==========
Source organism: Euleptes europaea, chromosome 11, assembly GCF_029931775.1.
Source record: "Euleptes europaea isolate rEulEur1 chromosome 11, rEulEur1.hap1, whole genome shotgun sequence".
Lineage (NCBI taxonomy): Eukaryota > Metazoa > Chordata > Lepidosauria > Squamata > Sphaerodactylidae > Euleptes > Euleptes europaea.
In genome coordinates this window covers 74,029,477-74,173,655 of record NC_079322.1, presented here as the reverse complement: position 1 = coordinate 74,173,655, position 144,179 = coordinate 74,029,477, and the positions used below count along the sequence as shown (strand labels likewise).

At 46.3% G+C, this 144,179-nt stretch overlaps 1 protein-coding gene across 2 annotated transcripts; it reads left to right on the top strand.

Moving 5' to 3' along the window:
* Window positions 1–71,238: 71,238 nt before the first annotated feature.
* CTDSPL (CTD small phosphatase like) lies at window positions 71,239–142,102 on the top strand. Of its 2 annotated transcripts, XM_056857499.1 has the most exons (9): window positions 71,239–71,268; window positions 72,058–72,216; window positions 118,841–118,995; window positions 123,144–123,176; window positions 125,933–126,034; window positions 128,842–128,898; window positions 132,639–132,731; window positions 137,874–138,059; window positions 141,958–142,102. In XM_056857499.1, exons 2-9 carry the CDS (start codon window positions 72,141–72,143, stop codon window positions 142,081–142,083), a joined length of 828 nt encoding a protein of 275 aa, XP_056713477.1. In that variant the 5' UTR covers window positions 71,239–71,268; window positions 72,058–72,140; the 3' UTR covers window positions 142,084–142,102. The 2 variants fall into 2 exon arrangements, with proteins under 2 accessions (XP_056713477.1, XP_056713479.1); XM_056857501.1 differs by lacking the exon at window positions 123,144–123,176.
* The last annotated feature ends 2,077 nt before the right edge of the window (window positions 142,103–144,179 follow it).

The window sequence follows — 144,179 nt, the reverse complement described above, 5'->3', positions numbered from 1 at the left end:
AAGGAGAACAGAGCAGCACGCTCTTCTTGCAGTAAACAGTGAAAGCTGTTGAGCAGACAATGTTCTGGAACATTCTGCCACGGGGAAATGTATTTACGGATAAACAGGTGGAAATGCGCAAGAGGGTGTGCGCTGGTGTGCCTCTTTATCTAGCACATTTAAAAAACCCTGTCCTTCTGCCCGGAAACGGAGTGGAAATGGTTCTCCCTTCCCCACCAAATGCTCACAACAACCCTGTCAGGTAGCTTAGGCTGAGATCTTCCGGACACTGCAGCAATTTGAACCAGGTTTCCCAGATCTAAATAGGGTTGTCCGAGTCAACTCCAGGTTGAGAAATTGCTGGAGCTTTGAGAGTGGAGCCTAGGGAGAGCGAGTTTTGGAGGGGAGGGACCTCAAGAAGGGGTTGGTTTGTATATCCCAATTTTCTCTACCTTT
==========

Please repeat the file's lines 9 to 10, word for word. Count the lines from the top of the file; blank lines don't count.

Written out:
* The last annotated feature ends 2,077 nt before the right edge of the window (window positions 142,103–144,179 follow it).

The window sequence follows — 144,179 nt, the reverse complement described above, 5'->3', positions numbered from 1 at the left end: